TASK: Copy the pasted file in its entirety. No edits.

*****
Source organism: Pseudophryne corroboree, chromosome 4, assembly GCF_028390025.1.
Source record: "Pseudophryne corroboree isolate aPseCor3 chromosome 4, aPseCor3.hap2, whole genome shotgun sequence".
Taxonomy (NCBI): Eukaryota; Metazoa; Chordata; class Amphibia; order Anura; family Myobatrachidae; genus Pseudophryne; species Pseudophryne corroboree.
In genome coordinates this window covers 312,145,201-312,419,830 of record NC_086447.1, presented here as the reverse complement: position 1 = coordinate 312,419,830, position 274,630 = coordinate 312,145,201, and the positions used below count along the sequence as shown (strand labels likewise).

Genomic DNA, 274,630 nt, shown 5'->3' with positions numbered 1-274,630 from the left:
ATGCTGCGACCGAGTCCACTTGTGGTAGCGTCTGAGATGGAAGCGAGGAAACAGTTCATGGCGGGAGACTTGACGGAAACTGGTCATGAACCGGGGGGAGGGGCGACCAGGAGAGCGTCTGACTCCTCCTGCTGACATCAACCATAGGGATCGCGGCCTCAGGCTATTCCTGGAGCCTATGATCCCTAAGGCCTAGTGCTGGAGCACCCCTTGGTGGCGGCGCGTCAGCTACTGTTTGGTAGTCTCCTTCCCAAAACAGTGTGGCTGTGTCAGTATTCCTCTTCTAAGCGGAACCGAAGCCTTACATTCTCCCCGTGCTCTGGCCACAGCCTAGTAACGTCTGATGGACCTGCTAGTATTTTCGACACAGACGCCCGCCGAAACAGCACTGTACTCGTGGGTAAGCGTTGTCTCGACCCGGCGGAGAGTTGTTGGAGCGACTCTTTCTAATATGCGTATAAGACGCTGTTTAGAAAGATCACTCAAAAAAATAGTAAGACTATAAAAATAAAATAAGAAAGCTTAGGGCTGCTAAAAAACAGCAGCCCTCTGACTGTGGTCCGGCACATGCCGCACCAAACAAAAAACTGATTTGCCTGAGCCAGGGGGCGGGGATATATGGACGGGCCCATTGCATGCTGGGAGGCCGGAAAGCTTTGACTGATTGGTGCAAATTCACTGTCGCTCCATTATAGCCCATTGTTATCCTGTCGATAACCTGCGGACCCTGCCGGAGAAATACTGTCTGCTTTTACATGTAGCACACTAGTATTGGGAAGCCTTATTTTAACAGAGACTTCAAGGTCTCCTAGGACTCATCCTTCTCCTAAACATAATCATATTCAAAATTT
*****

Source organism: Pseudophryne corroboree, chromosome 4, assembly GCF_028390025.1.
Source record: "Pseudophryne corroboree isolate aPseCor3 chromosome 4, aPseCor3.hap2, whole genome shotgun sequence".
Taxonomy (NCBI): Eukaryota; Metazoa; Chordata; class Amphibia; order Anura; family Myobatrachidae; genus Pseudophryne; species Pseudophryne corroboree.
In genome coordinates this window covers 312,145,201-312,419,830 of record NC_086447.1, presented here as the reverse complement: position 1 = coordinate 312,419,830, position 274,630 = coordinate 312,145,201, and the positions used below count along the sequence as shown (strand labels likewise).

Genomic DNA, 274,630 nt, shown 5'->3' with positions numbered 1-274,630 from the left:
ATGCTGCGACCGAGTCCACTTGTGGTAGCGTCTGAGATGGAAGCGAGGAAACAGTTCATGGCGGGAGACTTGACGGAAACTGGTCATGAACCGGGGGGAGGGGCGACCAGGAGAGCGTCTGACTCCTCCTGCTGACATCAACCATAGGGATCGCGGCCTCAGGCTATTCCTGGAGCCTATGATCCCTAAGGCCTAGTGCTGGAGCACCCCTTGGTGGCGGCGCGTCAGCTACTGTTTGGTAGTCTCCTTCCCAAAACAGTGTGGCTGTGTCAGTATTCCTCTTCTAAGCGGAACCGAAGCCTTACATTCTCCCCGTGCTCTGGCCACAGCCTAGTAACGTCTGATGGACCTGCTAGTATTTTCGACACAGACGCCCGCCGAAACAGCACTGTACTCGTGGGTAAGCGTTGTCTCGACCCGGCGGAGAGTTGTTGGAGCGACTCTTTCTAATATGCGTATAAGACGCTGTTTAGAAAGATCACTCAAAAAAATAGTAAGACTATAAAAATAAAATAAGAAAGCTTAGGGCTGCTAAAAAACAGCAGCCCTCTGACTGTGGTCCGGCACATGCCGCACCAAACAAAAAACTGATTTGCCTGAGCCAGGGGGCGGGGATATATGGACGGGCCCATTGCATGCTGGGAGGCCGGAAAGCTTTGACTGATTGGTGCAAATTCACTGTCGCTCCATTATAGCCCATTGTTATCCTGTCGATAACCTGCGGACCCTGCCGGAGAAATACTGTCTGCTTTTACATGTAGCACACTAGTATTGGGAAGCCTTATTTTAACAGAGACTTCAAGGTCTCCTAGGACTCATCCTTCTCCTAAACATAATCATATTCAAAATTT